Canada donating 13M surplus COVID-19 vaccine doses to poor countries

Trudeau says the government will pay for 87 million shots to be distributed to poor countries

Cruise ship passengers arrive at Juneau, Alaska in 2018. Cruise lines have begun booking passengers for trips from Seattle to Alaska as early as this July, bypassing B.C. ports that are not allowed to have visitors until March 2022 under a Canadian COVID-19 restrictions. (Michael Penn/Juneau Empire)
B.C. doesn’t depend on U.S. law to attract cruise ships, Horgan says

Provinces to get update next week on Canada’s border closure

This undated photo provided by Girl Scouts of New Mexico Trails shows a scout donating cookies to firefighters in Rio Rancho, New Mexico, as part of the Hometown Heroes program. As the coronavirus pandemic wore into the spring selling season, many Girl Scout troops nixed their traditional cookie booths for safety reasons. That resulted in millions of boxes of unsold cookies. (Girl Scouts of New Mexico Trails via AP)
Thinner Mints: Girl Scouts have millions of unsold cookies

Since majority of cookies are sold in-person, pandemic made the shortfall expected

Cannabis bought in British Columbia (Ashley Wadhwani/Black Press Media)
Is it time to start thinking about greener ways to package cannabis?

Packaging suppliers are still figuring eco-friendly and affordable packaging options that fit the mandates of Cannabis Regulations

In this artist’s sketch, Nathaniel Veltman makes a video court appearance in London, Ont., on June 10, 2021 as Justice of the Peace Robert Seneshen (top left) and lawyer Alayna Jay look on. THE CANADIAN PRESS/Alexandra Newbould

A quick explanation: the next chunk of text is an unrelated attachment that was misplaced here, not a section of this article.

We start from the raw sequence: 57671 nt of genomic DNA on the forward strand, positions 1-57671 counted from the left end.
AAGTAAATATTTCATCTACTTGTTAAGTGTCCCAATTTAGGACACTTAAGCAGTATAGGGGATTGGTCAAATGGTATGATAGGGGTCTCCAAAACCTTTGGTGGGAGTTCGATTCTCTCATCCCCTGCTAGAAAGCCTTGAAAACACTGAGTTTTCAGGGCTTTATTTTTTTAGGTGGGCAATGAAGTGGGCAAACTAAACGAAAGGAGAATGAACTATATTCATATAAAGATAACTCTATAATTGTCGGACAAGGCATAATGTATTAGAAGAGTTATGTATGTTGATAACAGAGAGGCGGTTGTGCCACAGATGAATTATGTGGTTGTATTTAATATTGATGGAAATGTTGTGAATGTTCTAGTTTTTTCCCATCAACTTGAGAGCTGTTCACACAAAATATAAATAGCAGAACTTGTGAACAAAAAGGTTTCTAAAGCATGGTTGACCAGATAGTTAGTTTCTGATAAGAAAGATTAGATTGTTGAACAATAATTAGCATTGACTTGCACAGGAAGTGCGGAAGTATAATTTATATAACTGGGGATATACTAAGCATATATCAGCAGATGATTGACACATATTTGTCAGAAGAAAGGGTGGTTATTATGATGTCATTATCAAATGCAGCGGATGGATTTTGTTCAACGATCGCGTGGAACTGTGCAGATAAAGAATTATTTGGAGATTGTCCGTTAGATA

Terror charges laid against London attack suspect

Crown says Nathaniel Veltman’s four counts of first-degree murder constitute an act of terrorism

Join Black Press Media and Do Some Good
Join Black Press Media and Do Some Good

Pay it Forward program supports local businesses in their community giving

Premier John Horgan speaks as provincial health officer Dr. Bonnie Henry, right, and health minister Adrian Dix look on during a press conference to update on the province's fall pandemic preparedness plan during a press conference from the press theatre at Legislature in Victoria, Wednesday, Sept. 9, 2020. THE CANADIAN PRESS/Chad Hipolito
B.C. officials to provide details on Step 2 of COVID reopening plan Monday

Step 2 could allow for larger gatherings and a resumption of recreational travel

Longtime SOWINS volunteer Diane Fru (far left) walks with members of her family as they Walk To End Abuse Sunday, June 13, 2021. South Okanagan Women In Needs Society (SOWINS) raised a record amount this year. (Monique Tamminga Western News)
Walk to End Abuse in South Okanagan breaks fundraising record

More than $53,000 raised so far while the pandemic has increased need for SOWINS’ services

Indigenous Services Minister Marc Miller is seen during a news conference, Wednesday May 19, 2021 in Ottawa. THE CANADIAN PRESS/Adrian Wyld
Indigenous child-welfare battle heads to court despite calls for Ottawa to drop cases

Feds are poised to argue against two Canadian Human Rights Tribunal rulings

Most Read